Comment: Historically, workers have been exposed to peak and chronic soluble and total nickel exposures far in excess of the proposed REL. For example, the Report of the International Committee on Nickel Carcinogenesis in Man, February 1990, reported on page 24 that the medium nickel concentration from 3044 air samples was 130 m g/m3 in Oak Ridge location, and that about 70% of the Oak Ridge workforce were in two other locations where nickel concentrations exceeded 1,400 to 1,800 m g/m3 in at least 10% of the measurements. On page 25, it was noted that there were areas where average nickel concentrations exceeded 10,000 m g/m3 over working lifetimes. With all of those historically high human exposures, OEHHA has made no recommendation for exposures causing lethal or serious effects, and only cites complaints of irritation and headaches after four weeks of exposure in the 70 to 1100 m g/m3 range, (mean = 440 m g/m3 ), and skin sensitivity at a level not stated.
Response: OEHHA thanks the commentator for the review of workplace exposure levels for nickel compounds at Oak Ridge. The data mentioned by the commentator describe health effects that are more severe than those addressed by the RELs and may be useful for the determination of the severe adverse and life-threatening effects.
Comment: As indicated on the attached spreadsheet, it is possible for relatively small and common oil combustion sources to have total calculated acute hazard indices approaching 20% to 50% of the 1.6 m g/m3 level. At that level, ARB guidelines suggest T-BACT should be required (particulate control for all new diesel engines?). Furthermore, several such distillate oil sources located together, or just one residual oil source with a small stack and close neighbors, could easily cause the calculated acute hazard index to approach or exceed one, at which point most risk managers require notification of impacted neighbors, denial of new or modified source permits, and shutdown of existing sources unable to come into compliance within five to ten years. All this for impacts that remain far below any lowest observed effect level. A review of the assumed factor of safety for nickel may be more appropriate than the control, prohibition or shutdown of all oil combustion sources. If OEHHA does not wish to undertake such review, we suggest that OEHHA at least provide for the possibility that the appropriate risk management agencies might prefer to gather information on what effect an alternative factor of safety assumption for nickel might have on the calculated acute hazard index, before deciding whether to actually require such notification, control, prohibition, or shutdown based solely upon the OEHHA factor of safety recommendation.
Response: The RELs in this document are health-based values derived from the most sensitive endpoints reported in the scientific literature. Considerations of mitigation measures requiring expenditures by industries are risk management decisions, in which OEHHA is not involved.
After reviewing the literature, OEHHA has calculated an acute REL for nickel of 3.3 m g/m3 based on the acute inhalation study conducted by Cirla et al. (1985) in asthmatics. Although the animal immunotoxicity data are highly suggestive of acute human health consequences for nickel exposures, the data collected by Cirla et al. contain considerably less uncertainty and are based on effects in sensitive individuals.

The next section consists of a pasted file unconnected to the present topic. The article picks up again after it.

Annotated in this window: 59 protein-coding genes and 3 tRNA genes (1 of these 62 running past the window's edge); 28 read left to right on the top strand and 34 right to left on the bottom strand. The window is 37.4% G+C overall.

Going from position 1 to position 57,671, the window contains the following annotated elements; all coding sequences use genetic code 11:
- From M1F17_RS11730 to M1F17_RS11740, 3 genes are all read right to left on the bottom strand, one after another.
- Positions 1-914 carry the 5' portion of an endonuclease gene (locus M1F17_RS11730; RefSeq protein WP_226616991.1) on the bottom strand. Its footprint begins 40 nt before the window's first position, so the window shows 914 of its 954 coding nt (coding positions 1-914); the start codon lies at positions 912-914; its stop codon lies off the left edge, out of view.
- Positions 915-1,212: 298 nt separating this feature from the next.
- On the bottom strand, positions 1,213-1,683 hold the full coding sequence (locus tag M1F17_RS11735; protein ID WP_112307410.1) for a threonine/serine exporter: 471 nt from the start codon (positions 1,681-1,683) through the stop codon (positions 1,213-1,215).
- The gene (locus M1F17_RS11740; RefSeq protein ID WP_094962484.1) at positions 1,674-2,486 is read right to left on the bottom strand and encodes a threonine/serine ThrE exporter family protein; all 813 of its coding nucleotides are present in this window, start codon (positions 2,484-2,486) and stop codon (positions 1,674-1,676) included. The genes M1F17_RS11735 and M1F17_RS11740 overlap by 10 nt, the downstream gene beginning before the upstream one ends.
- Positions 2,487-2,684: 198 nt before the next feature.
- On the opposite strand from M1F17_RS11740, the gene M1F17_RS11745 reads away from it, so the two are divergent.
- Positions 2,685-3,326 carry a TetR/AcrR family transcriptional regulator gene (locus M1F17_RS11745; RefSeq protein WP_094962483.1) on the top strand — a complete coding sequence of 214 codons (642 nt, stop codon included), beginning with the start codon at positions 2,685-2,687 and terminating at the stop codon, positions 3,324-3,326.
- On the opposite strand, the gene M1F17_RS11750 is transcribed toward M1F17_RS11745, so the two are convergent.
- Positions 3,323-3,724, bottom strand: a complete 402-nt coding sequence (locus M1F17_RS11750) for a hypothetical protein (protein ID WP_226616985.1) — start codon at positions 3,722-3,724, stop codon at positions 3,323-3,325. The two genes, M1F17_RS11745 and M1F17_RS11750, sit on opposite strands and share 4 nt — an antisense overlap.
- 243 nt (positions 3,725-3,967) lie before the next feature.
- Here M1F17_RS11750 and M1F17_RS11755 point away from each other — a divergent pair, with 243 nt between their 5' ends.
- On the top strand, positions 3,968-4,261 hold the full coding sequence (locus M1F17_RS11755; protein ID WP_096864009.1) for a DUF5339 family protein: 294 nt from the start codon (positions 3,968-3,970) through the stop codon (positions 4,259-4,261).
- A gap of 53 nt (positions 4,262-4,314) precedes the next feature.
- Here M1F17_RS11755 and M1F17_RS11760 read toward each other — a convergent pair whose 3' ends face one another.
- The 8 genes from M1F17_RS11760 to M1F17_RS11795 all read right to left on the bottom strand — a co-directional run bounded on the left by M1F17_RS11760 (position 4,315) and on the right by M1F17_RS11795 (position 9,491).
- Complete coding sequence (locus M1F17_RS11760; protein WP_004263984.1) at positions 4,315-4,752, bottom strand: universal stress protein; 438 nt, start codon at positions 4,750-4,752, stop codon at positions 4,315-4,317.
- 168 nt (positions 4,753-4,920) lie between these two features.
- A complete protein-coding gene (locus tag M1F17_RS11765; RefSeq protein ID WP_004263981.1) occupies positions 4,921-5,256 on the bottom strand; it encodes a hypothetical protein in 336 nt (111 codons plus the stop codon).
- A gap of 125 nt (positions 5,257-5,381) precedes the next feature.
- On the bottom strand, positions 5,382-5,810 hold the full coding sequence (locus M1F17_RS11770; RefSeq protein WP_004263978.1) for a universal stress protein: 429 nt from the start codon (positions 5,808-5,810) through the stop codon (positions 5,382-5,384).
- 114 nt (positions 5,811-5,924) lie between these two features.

Comment: Factors of safety of 1000 relative to reversible effects of no great significance, such as mild eye irritation for acrolein, are unjustified.
Response: OEHHA considers eye irritation to be an adverse effect. Eye irritation is a mild adverse effect, unless it is of a severe or irreversible nature, in which case it is considered a severe adverse effect. Since a NOAEL was not identified in the human subjects in the key reference, an uncertainty factor of 10 was originally applied to the LOAEL for estimation of a NOAEL. As described elsewhere in the responses, an uncertainty factor of 3 is now being applied when adjusting a LOAEL to a NOAEL for mild irritation. In addition, since individual variation exists in the human population, an uncertainty factor of 10 was applied. Therefore, the total uncertainty factor applied to the acrolein REL is 30. The duration of the study was only for 5 minutes, therefore a 1-hour value was estimated using a time-adjustment. The REL therefore changed from 1.2 x 10-1 to 3.6 x 10-1 µg/m³.
Adkins B, Richards JH, Gardner DE. Enhancement of experimental respiratory infection following nickel inhalation. Environ Res 1979;20:33-42.
Dourson M, Stara JF. Regulatory history and experimental support of uncertainty (safety) factors. Regul Toxicol Pharmacol 1983; 3:224-238.
Graham JA, Miller FJ, Daniels MJ, Payne EA, Gardner DE. Influence of cadmium, nickel, chromium on primary immunity in mice. Environ Res 1978;16:77-87.
National Research Council (NRC). Committee on Toxicology. Guidelines for developing community emergency exposure levels for hazardous substances. Washington (DC): National Academy Press; 1993.
Comment: The guidelines do not seem to allow an assessor to offer an alternative to any of the RELs that have been promulgated by OEHHA. The spirit of SB-1732 would seem to be served better by allowing an interested party to offer an alternative assessment based on newer information than used in OEHHAs development of the REL or using newer methods to interpret old information. While OEHHA has expressed its intention to update the RELs as such new information or methods become available, its incentive to do so in a timely fashion is less than that for an interested party.